My system does double duty (7.1 surround sound for movies and 2.1 stereo). The details are listed in my signature. Over the 15 years or so, two purchase stand out as being disproportionately impactful in terms of the improvement vs. the expense.
One, I purchased what I consider to be my first piece(s) of truly “Hi-Fi” gear: Anthony Gallo Acoustics Reference 3.1 speakers (which I still run with today). It’s a cliche but these speakers punched well about their price point when they were new and, in my opinion, still compete with many of the more expensive offerings in the market today. MSRP back in the day was about $3,000 a pair (U.S.). These speakers and their successors have been reviewed as much or more than any kit I have observed during my time in this hobby. For, me their greatest attributes are that they are arguably a true full-range speaker and, when placed properly, are convincingly holographic and completely “invisible”. For $3,000 at full MSRP, when new! They are a stone-cold bargain on the used market today. One of the many reviews is linked below, which describes some of their strengths.
The second big bang for the buck experience for me was the addition of a used Anthem AVM 50v, replacing my Anthem AVM 20. The AVM 50v comes with Anthem’s positively reviewed Anthem Room Correction (ARC) software. Have you ever had the experience of tweaking your system or adding a component such that the improvement was so startlingly good that removing the tweak or piece of kit from the mix made you not like the sound of the system that you thought you were satisfied with before you made the change? (A rhetorical question for many in this forum, I’ll bet.) Calibrating the 2.1 and 7.1 set ups using ARC was revelatory in my room/system. Individual aural clues, instruments, voices, etc. are clearer/sharper and low frequency sounds are less fuzzy/tighter – the presentation is just cleaner (maybe Paul McGowan would say, more transparent to the source?). Every once in a while, after I make some other change (like adding the PSA DS DAC to my system, treating the first reflection points in the room or playing with speaker placement), I’ll turn off the ARC DSP adjustments to check on the “unprocessed” sound of the room. So far, I have always had to flip the DSP switch back on in hurry. Maybe someday my components and room will reach the point where ARC will yield nothing but an immaterial, incremental difference in the sound that I can live without, but not today. The AVM 50v retailed for about $5,5000, when first introduced to the market. I picked one up on Audiogon for about $1,000 bucks a couple of years ago. I have also linked to a two-part Secrets of Home Theater and High Fidelity ARC review below.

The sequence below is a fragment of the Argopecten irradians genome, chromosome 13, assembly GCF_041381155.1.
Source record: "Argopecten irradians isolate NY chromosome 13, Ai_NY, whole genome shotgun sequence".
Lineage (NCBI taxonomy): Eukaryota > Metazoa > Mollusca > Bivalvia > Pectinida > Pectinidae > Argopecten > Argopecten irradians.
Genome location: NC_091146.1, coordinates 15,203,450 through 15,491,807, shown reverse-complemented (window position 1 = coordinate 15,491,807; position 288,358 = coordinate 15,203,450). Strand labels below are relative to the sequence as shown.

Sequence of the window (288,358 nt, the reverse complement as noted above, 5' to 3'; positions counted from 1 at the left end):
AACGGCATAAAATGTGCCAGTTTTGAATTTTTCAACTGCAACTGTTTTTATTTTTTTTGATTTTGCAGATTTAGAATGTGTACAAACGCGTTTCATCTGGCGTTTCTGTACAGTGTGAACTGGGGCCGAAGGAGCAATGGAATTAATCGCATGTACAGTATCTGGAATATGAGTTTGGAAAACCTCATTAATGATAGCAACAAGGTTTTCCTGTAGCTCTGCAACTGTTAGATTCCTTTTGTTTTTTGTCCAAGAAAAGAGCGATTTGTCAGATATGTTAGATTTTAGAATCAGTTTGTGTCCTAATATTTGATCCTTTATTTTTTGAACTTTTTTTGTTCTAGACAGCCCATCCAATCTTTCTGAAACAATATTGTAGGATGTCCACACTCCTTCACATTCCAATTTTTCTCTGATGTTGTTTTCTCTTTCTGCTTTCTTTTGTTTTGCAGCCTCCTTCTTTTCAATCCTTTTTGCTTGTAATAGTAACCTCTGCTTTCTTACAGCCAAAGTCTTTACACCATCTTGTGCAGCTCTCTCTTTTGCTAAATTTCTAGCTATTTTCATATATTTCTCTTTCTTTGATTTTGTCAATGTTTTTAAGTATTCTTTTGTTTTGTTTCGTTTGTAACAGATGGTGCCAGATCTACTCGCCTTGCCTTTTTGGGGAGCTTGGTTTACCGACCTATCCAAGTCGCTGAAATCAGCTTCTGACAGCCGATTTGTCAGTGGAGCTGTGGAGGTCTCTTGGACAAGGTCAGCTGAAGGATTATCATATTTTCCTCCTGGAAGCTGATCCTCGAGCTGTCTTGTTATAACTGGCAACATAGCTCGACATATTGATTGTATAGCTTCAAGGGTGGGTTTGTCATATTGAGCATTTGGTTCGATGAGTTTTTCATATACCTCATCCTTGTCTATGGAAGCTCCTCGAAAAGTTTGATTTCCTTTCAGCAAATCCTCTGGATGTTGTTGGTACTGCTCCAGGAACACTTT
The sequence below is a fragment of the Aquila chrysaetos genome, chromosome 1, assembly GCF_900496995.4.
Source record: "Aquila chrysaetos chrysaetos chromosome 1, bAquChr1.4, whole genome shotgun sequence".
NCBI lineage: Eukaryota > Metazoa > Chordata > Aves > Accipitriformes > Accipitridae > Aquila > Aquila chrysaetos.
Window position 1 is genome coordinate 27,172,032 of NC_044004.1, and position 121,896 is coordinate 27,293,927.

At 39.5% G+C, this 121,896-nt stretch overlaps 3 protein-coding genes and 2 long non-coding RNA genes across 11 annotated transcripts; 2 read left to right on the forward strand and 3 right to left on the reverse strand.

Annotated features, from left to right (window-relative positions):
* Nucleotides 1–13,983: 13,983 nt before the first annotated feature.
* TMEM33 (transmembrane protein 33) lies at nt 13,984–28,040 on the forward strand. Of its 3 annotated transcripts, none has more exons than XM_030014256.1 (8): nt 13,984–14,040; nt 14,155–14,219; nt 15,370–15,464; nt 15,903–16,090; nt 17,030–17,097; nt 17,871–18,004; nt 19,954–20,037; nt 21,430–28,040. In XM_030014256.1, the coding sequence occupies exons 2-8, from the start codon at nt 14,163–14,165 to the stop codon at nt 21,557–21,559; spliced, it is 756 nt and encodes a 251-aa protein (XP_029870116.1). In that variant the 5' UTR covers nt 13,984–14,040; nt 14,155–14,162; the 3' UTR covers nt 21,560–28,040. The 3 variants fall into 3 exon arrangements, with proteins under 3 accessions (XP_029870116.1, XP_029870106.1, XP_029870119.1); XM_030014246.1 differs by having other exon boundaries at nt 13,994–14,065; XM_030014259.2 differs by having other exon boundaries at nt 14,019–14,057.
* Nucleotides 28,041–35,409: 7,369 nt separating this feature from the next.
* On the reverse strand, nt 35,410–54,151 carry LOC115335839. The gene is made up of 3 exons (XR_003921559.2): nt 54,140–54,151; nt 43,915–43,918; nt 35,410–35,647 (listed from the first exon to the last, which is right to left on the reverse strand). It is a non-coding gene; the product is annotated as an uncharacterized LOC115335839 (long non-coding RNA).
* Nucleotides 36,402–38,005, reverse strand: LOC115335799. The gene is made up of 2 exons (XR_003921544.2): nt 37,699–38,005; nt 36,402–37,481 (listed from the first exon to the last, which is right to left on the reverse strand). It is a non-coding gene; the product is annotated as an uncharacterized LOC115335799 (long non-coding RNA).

I would appreciate it if others would share some specifics about their experience with big improvements for, relatively, little investment. For me, it is not about the cost, but the value of the purchase that I find satisfying. “Big Bang for the Buck”, if you will, is what draws me to PS Audio products, as well.